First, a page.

With the US ever reliant on migrant labor, the passage of the Immigration and Reform Control Act of 1986, and signed by President Ronald Reagan, granted amnesty to long-term undocumented workers, and legalized undocumented agricultural workers. This would stabilize the legal status of millions of Mexicans, allowing them more permanent settlement and in many cases access to higher wages. In the 1990's, NAFTA joined the United States and Mexico into an unprecedented economic union, creating a trade corridor along the US-Mexico border, where US factories in Mexico could import unfinished products across the border and re-export them back to the US, paying only a tax on the added value. Industries located throughout Mexico relocated to the border, as did migrants from rural communities throughout Mexico to meet emerging border labor demands. Cities and communities in the interior of Mexico disproportionately suffered, and were left with high levels of unemployment and poverty due to industry relocation. Compounded by the economic crisis of the mid-1990's and the devaluation of the Mexican peso, these families were left with little alternative but to migrate northward into the US. A growing climate of hostility towards "Latinos" in the 1990's strained race relations further in towns across the South, including race relations in Siler City, subject of ROJA Productions' Matters of Race, "The Divide."
Siler City, North Carolina is just one example of many southern towns confronting its future and past. Since the mid-nineteenth century a never-ending debate over issues of citizenship and access to equal opportunity based on falsely constructed notions of racial inferiority has plagued American society. Institutionalized racial oppression has been drawn along a black-white binary pole which has only further marginalized, and often erased, the geopolitical experiences of Latinos in the US. "The Divide," draws our attention to the changing demographics and economic impact globalization has had on post-industrial America, focusing on the influx of Mexican immigrants into rural North Carolina. Transnational global markets create a permanent need for both unskilled laborers willing to work for low paying jobs and for highly skilled well-paid professionals. Blacks, once occupying the lowest rungs of working labor, are gaining access to and are upwardly mobilizing into the American middle-class. The long-held dominant social order of Anglo-American hegemony over a steadily growing, largely disenfranchised, African American population in the New South is now being represented as a thing of the past. The racial divide among whites and Blacks has splintered to include a diversity of migrant laborers from Mexico, Central and South America, and Southeast Asia. Siler City, North Carolina provides a microcosm of those changes facing many rural southern towns today as poor whites and blacks continue to gain marginal access to the "American dream." The example of Siler City begs the question: how does a nation like the US, built by successive waves of immigration, deal with race when "the color line" is no longer so easily drawn?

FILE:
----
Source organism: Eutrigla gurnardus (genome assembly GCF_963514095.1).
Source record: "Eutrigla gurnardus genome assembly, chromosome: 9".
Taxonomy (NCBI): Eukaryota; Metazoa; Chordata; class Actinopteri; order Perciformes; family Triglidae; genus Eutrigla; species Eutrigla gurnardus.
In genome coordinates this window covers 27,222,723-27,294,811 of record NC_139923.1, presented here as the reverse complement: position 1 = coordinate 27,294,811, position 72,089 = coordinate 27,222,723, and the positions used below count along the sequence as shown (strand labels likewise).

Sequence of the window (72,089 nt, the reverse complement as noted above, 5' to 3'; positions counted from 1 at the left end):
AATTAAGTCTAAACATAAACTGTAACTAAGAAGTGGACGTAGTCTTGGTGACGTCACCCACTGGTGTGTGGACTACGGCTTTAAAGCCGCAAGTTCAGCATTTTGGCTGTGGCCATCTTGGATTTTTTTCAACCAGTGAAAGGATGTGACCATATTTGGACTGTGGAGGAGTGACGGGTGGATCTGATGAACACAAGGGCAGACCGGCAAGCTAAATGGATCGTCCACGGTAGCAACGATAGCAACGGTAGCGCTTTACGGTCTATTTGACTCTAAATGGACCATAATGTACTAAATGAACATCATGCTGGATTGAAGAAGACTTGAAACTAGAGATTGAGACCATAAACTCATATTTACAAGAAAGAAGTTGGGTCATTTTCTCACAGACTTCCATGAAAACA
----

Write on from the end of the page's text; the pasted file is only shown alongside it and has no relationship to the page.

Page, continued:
Davis, Mike. Magical Urbanism: Latinos Reinvent the US City. New York, New York: Verso, 2000.
Fink, Leon. The Maya of Morganton: Work and Community in the Nuevo New South. Chapel Hill, North Carolina: The University of North Carolina Press, 2003.
Fox, Geoffrey. Hispanic Nation: Culture, Politics and the Construction of Identity. Tuscon, Arizona: University of Arizona Press, 1996.
Gonzalez, Juan. Harvest of Empire: A History of Latinos in America. New York, New York: Penguin, 2001.
Hagan, Jacqueline Maria. Deciding to Be Legal: A Maya Community in Houston. Philadelphia, Pennsylvania: Temple University Press, 1995.
Massey, Douglas S., Rafael Alarcon, Jorge Durand and Humberto Gonzalez. Return to Aztlan: The Social Process of International Migration from Western Mexico. Berkeley, California: University of California Press, 1987.
Portes, Alejandro. Immigrant America: A Portrait. Berkeley, California: University of California Press, 1996.